This attribute also brings us to the next section; when a guitarist has the makings of a musical genius, then he most likely…

Understands Music Theory

Yes, we know this one has been a subject of debate for the longest time now. And this section is going to be a little lengthier than the rest, but it’s a point worth exploring.

Do you really have to have a good understanding of music theory to be called a good guitarist—or a musician, for that matter?

We can almost hear the choruses of The Beatles, Jimi Hendrix, Elton John, Elvis Presley, Louis Armstrong, David Bowie, and many other outstanding musicians of the modern world who didn’t know (or study) music theory.

But!

These musical geniuses do know how music works, and that, in theory, is music theory! As one former Redditor beautifully put it, “Good musicians who don’t “know theory” or were never trained, actually do know theory, they just don’t know the universally standard words to describe what it is they know.”

Also, these talented musicians had been exposed to musical experiences where applied music theory is intrinsic in those experiences’ nature. Paul McCartney, for instance, had years of experience singing in the choir, and this must have been the secret as to The Beatle’s delicate vocal harmony.

These artists have, within them, this innate sense of musicality that’s characteristic of what music theory demonstrates. They just didn’t have a reference point to know the theory labels, but they know. When you observe them carefully, you will see what we mean.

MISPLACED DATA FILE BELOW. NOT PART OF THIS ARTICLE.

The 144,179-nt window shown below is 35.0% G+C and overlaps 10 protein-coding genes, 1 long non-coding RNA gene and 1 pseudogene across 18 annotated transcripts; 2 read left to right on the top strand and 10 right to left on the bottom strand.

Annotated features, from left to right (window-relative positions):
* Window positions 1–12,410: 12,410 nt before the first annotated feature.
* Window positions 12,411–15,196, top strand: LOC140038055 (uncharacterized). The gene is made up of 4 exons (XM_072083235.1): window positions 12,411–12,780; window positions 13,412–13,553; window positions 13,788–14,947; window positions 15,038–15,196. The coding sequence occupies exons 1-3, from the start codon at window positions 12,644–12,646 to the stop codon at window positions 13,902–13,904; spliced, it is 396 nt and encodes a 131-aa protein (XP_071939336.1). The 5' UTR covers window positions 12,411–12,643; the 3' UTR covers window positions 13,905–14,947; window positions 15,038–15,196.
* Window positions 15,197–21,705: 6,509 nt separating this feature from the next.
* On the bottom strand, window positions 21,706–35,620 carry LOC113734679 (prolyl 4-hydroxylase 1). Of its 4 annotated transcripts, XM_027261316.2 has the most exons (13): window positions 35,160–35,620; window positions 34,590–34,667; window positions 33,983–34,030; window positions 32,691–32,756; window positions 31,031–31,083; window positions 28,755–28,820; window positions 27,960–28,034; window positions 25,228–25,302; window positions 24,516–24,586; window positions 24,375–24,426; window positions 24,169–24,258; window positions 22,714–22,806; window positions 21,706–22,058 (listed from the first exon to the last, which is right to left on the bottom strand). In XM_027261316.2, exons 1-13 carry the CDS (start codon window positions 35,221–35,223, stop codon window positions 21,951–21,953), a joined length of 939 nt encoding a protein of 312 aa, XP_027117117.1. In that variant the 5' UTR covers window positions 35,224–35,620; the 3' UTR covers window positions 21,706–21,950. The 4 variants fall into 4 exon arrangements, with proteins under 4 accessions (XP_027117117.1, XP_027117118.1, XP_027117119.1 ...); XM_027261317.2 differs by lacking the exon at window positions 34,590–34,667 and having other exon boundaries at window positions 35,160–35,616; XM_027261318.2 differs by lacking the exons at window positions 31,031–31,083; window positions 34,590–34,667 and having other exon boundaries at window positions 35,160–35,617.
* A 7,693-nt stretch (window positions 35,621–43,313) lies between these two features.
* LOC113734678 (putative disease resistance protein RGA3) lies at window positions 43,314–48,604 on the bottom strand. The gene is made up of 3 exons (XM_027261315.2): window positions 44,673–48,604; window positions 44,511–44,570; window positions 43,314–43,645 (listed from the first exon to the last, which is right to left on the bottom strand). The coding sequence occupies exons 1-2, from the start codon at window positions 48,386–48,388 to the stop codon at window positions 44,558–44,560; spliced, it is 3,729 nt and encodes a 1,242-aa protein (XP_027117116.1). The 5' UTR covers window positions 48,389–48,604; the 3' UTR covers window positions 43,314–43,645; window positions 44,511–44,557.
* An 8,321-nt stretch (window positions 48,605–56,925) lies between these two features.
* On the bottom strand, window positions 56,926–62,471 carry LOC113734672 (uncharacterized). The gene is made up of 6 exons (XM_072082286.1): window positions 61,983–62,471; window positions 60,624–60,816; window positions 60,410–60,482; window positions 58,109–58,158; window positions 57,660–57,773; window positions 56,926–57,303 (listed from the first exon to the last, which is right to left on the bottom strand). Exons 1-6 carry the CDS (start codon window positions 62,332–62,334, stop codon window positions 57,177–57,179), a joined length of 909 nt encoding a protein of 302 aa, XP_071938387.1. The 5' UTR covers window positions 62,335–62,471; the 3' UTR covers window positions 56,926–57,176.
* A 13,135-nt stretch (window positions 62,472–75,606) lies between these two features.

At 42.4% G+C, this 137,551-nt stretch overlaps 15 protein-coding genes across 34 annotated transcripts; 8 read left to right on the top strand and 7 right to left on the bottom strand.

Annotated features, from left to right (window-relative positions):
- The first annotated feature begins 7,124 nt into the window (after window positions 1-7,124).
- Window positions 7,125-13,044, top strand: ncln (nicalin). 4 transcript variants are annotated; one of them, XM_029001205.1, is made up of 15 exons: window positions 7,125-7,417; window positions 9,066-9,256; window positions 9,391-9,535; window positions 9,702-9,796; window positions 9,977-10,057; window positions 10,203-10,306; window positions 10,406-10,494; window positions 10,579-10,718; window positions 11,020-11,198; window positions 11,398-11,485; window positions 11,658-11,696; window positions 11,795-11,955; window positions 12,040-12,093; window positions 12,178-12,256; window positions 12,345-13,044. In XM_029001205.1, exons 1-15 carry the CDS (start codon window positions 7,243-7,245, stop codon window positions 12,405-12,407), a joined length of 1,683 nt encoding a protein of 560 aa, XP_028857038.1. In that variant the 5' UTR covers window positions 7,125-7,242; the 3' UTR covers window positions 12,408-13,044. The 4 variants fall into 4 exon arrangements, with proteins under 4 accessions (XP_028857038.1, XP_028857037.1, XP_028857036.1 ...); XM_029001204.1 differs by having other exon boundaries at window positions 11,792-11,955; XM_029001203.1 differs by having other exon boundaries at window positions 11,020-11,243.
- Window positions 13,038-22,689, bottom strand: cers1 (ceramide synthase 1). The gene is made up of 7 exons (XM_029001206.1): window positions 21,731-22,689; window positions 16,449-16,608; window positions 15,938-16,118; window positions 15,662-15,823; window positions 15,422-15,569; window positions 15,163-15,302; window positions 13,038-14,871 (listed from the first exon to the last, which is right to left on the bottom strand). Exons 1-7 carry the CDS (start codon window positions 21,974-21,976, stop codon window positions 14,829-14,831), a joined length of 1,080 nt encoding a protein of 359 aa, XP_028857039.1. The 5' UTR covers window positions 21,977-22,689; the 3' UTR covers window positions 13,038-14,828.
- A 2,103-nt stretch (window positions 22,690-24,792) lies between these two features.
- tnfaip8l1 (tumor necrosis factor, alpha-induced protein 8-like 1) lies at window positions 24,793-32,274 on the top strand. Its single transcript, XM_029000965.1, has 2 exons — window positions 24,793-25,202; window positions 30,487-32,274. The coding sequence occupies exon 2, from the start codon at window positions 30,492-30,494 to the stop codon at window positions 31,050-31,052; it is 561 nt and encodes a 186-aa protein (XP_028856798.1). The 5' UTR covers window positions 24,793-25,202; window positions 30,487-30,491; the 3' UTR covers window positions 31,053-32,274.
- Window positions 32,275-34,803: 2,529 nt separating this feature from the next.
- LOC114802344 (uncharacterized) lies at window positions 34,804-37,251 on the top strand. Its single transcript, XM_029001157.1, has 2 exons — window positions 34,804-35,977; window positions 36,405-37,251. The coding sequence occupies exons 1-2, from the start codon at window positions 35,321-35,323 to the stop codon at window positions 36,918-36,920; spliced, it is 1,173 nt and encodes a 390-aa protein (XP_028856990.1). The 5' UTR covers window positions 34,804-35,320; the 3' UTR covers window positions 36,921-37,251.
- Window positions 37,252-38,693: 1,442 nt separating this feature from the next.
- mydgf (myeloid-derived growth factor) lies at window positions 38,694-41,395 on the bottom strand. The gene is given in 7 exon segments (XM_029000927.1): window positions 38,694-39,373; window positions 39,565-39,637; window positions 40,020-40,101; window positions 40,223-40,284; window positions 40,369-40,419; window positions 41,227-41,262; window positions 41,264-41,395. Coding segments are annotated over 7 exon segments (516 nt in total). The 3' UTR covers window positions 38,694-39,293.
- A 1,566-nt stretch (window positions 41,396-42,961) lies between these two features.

In addition, these artists may also have eventually picked up some pointers from other musicians and people in the industry they have worked with—pointers that are the crux of music theory.

And now, going back to the main discussion, a good guitarist is someone who has a good grasp of music theory. Because, by understanding music theory, by understanding why some chords sound good together, how pitch and rhythm work together to create melody, why augmented chords work so well for specific pieces, how syncopation adds another dimension to the music, and many others, the guitarist is able to:

  1. Enrich musical development;
  2. Helps achieve mastery of the instrument with proper understanding of how music works;
  3. Communicate and work with other musicians seamlessly;
  4. Improves skills in improvisation, critical listening, song arrangement, and composition;
  5. Develop a deeper appreciation of music.

These are only some of the many benefits of understanding music theory. If you want to know more about this, here is a practical guide: